LITTLE ROCK Feeling isn’t enough.
Really, all you slam poets and would-be writers, please listen to me: It simply is not enough to feel and care deeply about your subject. You also must shape that emotive content into something coherent or at least interesting, that adheres to its own logic (however dreamy it may be) and finally connects with your intended audience. Otherwise, you are engaging in self-therapy - or self-pleasure - rather than working as an artist.
I mean this in the spirit of love- Angelina Jolie has tried very hard to communicate to us how difficult it sometimes is to live as a moral being in a world that admits atrocity. With In the Land of Blood and Honey, she attempts to educate Americans about the internecine Bosnia war that occurred after the breakup of the former Yugoslavia in the 1990s - a war about which most Americans probably need to be educated.
I don’t question her motives, her humanitarian impulse or her commitment of her blood and treasure to her cause. But In the Land of Blood and Honey is a bright sophomore’s attempt at didactic fiction. It is derivative - most clearly of German writer-director Hans-Christian Schmid’s superlative 2009 film Storm - and, at uncomfortable times, risible. Had it been attempted by anyone other than an A list celebrity, it would never have been made - or at least not presented on the present scale.
It has, at the very least, substantial problems with its script. While I am sure that romances such as the one depicted in this movie do occur, the movie is unconvincing.What happens on the screen seems impossible, despite a good many things the actors and technical people do very well. Even the good choices Jolie makes, such as her insistence in casting actors unknown to U.S. audiences and having them say their lines in their native Serbo-Croatian, are undone by the terrible love story at the movie’s core.
It is the story of a Muslim woman named Ajla (Zana Marjanovic) and Danijel (Goran Kostic), a captain in the Serbian army. At the film’s onset, they go on a date to a nightclub, where a bomb explodes. Later, Serbian soldiers arrive at the apartment complex where Ajla lives and take her and several other women off to an internment camp, where they are to cook for and serve as sex slaves for the soldiers. As it happens, Danijel is the reluctant commander of this camp- he’d prefer not to be a raping monster but he’s afraid of his father, an imperious and brutal general (played by Rade Serbedzija, likely the only member of the cast whose face will be familiar to U.S. audiences).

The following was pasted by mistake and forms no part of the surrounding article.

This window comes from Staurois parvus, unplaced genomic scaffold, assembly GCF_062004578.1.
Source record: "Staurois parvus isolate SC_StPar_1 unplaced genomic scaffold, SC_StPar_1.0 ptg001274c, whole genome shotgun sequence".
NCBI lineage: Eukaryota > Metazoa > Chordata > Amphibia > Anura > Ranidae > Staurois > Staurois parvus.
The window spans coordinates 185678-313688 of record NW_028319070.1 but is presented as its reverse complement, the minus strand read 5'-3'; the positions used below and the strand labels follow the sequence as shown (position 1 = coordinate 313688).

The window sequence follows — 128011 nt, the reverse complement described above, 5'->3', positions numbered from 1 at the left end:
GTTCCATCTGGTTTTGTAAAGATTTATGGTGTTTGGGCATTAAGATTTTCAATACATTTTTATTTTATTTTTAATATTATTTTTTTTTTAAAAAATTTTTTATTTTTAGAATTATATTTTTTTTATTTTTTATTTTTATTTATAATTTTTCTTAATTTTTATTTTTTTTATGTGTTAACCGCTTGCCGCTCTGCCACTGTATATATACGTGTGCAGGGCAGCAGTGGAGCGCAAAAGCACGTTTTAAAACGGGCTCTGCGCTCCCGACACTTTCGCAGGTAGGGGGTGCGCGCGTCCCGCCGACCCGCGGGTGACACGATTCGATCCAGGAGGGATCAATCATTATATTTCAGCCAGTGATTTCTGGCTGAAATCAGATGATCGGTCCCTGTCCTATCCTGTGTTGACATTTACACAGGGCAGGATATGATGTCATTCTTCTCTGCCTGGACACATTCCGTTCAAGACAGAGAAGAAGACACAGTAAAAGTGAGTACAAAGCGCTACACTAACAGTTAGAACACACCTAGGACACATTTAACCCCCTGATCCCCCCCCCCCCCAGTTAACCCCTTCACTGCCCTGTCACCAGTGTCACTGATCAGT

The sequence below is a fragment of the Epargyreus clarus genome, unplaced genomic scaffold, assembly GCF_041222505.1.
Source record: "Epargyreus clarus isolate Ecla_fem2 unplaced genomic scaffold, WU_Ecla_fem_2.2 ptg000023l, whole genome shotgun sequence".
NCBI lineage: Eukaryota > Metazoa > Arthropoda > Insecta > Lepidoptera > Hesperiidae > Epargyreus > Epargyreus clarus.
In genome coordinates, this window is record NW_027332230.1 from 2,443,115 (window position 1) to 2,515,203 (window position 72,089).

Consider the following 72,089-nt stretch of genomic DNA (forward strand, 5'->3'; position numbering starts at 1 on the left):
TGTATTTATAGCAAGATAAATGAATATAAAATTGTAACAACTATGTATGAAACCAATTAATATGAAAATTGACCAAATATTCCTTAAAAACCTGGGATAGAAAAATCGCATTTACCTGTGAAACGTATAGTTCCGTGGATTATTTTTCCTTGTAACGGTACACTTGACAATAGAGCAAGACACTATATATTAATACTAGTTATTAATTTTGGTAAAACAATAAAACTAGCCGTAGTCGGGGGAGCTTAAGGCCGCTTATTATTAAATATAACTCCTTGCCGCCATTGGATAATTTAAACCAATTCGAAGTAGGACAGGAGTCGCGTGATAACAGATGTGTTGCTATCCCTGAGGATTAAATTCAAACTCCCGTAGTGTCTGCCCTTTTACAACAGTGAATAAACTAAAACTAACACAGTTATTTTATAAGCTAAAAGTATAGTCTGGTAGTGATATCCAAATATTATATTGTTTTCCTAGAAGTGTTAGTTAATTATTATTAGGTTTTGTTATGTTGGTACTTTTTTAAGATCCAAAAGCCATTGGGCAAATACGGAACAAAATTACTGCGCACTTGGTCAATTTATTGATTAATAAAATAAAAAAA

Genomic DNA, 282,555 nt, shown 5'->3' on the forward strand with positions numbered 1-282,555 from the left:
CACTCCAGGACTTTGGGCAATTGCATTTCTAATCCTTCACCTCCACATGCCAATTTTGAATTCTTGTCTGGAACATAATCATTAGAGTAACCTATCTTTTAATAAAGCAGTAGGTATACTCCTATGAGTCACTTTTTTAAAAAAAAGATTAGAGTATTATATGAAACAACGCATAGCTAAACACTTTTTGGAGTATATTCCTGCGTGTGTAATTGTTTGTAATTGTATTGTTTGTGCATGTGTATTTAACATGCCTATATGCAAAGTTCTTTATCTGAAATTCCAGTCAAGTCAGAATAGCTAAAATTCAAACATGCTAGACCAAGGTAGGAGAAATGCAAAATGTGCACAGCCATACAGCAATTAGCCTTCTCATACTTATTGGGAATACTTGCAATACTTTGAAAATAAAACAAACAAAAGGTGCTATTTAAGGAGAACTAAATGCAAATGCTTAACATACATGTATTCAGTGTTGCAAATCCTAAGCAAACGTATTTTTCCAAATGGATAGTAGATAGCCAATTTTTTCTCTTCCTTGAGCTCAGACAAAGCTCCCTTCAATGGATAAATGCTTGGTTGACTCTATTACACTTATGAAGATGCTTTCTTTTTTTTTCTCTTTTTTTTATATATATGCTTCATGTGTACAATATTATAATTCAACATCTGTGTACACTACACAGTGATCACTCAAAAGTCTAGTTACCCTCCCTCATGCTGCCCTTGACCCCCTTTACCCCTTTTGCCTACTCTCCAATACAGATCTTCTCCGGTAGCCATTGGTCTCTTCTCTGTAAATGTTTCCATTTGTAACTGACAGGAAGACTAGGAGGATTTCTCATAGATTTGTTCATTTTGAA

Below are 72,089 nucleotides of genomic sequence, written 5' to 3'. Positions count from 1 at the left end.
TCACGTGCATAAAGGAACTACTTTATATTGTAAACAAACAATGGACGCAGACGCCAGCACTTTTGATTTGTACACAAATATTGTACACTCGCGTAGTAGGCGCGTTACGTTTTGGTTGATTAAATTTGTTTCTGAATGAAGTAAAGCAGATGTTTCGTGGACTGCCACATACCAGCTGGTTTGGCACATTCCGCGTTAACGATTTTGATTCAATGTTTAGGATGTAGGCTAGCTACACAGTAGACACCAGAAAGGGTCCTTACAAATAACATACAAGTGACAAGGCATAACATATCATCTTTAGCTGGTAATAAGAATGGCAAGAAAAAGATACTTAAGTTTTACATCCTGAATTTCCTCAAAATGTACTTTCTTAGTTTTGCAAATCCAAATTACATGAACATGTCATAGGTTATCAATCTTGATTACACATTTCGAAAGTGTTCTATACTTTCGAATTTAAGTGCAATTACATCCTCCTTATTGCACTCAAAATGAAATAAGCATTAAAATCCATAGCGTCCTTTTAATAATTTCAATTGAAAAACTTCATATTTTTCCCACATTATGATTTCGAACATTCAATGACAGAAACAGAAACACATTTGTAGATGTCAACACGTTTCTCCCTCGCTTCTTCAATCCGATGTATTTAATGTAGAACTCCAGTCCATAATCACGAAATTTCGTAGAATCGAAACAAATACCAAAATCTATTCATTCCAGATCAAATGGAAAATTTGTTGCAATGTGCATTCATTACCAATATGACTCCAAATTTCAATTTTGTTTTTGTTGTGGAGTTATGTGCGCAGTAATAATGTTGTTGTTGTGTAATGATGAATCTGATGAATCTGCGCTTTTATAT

Danijel saves Ajla from a brutal induction procedure by pretending to rape her, then orders his soldiers not to touch her because he has claimed her as his. But he can only offer her so much protection. Soon he arranges that they meet in his apartment every day. Sometimes they have consensual sex. Sometimes they argue. Sometimes he suggests she escape. Sometimes he rapes her. Sometimes the situation begins to resemble a late night Cinemax version of Last Tango in Paris.
Never once does she slit the murdering punk’s throat. Because, she loves him! Why? I don’t know. Stockholm syndrome?
Still, Jolie’s direction is occasionally powerful - an early sequence where a massacre takes place off screen is handled in especially deft manner - but either her taste (or her faith in the audience) is shaky. She ruins a powerful shot of a mother mourning a murdered infant with a gratuitous close-up.
In the Land of Blood and Honey is not incompetently made, and it suggests that Jolie might have a real shot at someday being a very good director. But it leaves us with a feeling so queasy and uncomfortable one hesitates to give it voice: Could she really think this dynamic is sexy?
In the Land of Blood and Honey 79 Cast: Zana Marjanovic, Goran Kostic, Rade Serbedzija Director: Angelina Jolie Rating: R, for war violence and atrocities including rape, sex, nudity and language Running time: 147 minutes In Serbo-Croatian with English subtitles.
MovieStyle, Pages 31 on 02/03/2012
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